The Philippines remains one of the few bright spots in the global economy, with domestic demand fueled by remittances from migrant workers and increased government spending expected to offset the slowdown in the developed world.
The International Monetary Fund (IMF) on Wednesday announced that it now sees the Philippine economy growing by 7 percent, better than the previous forecast of 6 percent.
The new forecast is in line with the top end of the government’s own target range of 6-7 percent for gross domestic product (GDP) growth for the year. The better outlook for the Philippines was announced following the release of new forecasts for the global economy and other Southeast Asian markets, which are now all expected to grow at a slower pace.
“The Philippines is really the outlier,” said Shanaka Peiris, IMF’s resident representative for the country.
In a briefing with reporters, Peiris noted that the Philippine economy relied heavily on domestic demand rather than export revenues that fuel the economies of neighbors like Malaysia, Thailand and Singapore. This showed that the country was one of the few emerging markets that could “better cope” with current global economic conditions.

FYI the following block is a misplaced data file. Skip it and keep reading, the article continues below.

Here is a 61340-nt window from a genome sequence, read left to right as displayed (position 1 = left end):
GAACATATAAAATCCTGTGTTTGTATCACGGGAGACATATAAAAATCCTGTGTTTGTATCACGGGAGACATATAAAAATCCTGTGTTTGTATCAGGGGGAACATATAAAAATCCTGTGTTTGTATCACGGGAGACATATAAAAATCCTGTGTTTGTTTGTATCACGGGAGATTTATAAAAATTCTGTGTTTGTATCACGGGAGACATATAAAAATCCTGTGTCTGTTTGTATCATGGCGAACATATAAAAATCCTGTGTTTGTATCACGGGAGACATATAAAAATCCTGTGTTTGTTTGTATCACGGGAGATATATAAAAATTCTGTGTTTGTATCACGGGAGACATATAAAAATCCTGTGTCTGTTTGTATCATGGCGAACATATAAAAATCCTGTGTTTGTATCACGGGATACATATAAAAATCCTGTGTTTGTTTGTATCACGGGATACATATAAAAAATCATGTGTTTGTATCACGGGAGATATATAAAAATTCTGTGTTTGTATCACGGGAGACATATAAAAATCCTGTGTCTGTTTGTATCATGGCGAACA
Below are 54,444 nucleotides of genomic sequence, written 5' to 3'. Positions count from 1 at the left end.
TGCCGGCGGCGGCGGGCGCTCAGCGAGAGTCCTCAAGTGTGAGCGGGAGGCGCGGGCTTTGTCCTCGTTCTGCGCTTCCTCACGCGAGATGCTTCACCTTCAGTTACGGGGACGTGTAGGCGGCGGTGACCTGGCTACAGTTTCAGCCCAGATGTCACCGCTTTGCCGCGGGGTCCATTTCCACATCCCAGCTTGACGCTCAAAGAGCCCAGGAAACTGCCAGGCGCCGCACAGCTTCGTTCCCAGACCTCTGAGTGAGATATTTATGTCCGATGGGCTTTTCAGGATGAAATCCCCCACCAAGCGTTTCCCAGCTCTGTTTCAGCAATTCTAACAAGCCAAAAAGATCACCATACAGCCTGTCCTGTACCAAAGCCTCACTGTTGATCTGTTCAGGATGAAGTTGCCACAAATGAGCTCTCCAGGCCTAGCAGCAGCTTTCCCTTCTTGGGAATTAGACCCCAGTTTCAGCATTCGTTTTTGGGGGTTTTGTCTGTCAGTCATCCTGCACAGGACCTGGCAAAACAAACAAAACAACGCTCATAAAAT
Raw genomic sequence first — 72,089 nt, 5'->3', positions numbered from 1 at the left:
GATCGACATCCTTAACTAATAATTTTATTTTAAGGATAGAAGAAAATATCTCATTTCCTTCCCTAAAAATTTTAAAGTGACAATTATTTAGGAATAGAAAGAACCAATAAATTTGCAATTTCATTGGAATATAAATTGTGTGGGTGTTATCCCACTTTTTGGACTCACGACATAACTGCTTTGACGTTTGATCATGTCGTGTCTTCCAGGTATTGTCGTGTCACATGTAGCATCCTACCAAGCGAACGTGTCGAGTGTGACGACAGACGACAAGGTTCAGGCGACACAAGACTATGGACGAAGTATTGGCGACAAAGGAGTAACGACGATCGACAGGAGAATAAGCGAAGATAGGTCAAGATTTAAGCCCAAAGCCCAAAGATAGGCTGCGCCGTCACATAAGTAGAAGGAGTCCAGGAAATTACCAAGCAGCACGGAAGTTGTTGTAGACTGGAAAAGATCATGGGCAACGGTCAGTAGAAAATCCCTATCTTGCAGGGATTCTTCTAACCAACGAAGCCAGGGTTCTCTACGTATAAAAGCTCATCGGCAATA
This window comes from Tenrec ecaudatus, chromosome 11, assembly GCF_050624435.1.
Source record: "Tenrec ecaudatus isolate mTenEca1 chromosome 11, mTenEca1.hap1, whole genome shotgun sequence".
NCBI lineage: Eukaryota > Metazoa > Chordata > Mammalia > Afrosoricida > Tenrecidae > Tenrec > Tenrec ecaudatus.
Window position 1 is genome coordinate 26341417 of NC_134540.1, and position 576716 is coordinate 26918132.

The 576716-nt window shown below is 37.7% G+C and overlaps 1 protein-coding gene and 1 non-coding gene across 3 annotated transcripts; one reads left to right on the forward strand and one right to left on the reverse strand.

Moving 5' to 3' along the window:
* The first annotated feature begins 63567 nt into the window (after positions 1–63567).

In 2014, the forecast was also raised to a growth of 6 percent from the previous 5.5 percent.
“The Philippines has more growth momentum than the rest of the world,” Peiris said, citing the recent increase in government spending in the first half of the year.
Remittances from overseas Filipino workers (OFWs), which the IMF expects to grow by 5 percent this year, also remain stable, fueling domestic demand.
OFW remittances are expected to reach $22.5 billion this year. Remittances from the country’s 10 million migrant workers are the Philippines’ biggest source of foreign exchange, which protects the economy from any sudden shortage of cash from overseas.
In the latest update to its World Economic Outlook (WEO), the IMF said the global economy would grow by just 3.1 percent in 2013 and 3.8 percent in 2014, from the previous 3.3 percent and 4 percent.
The growth forecast for the Association of Southeast Asian Nations (Asean)-5 cluster—made up of Indonesia, Malaysia, Philippines, Thailand and Vietnam—was also reduced to 5.6 percent and 5.7 percent in 2013 and 2014, respectively. The previous forecast saw the region growing 5.9 percent and 5.5 percent for 2013 and 2014.
The lower forecast for the global economy and emerging markets was a result of “appreciably weaker domestic demand and slower growth in several key emerging market economies, as well as a more protracted recession in the euro area.”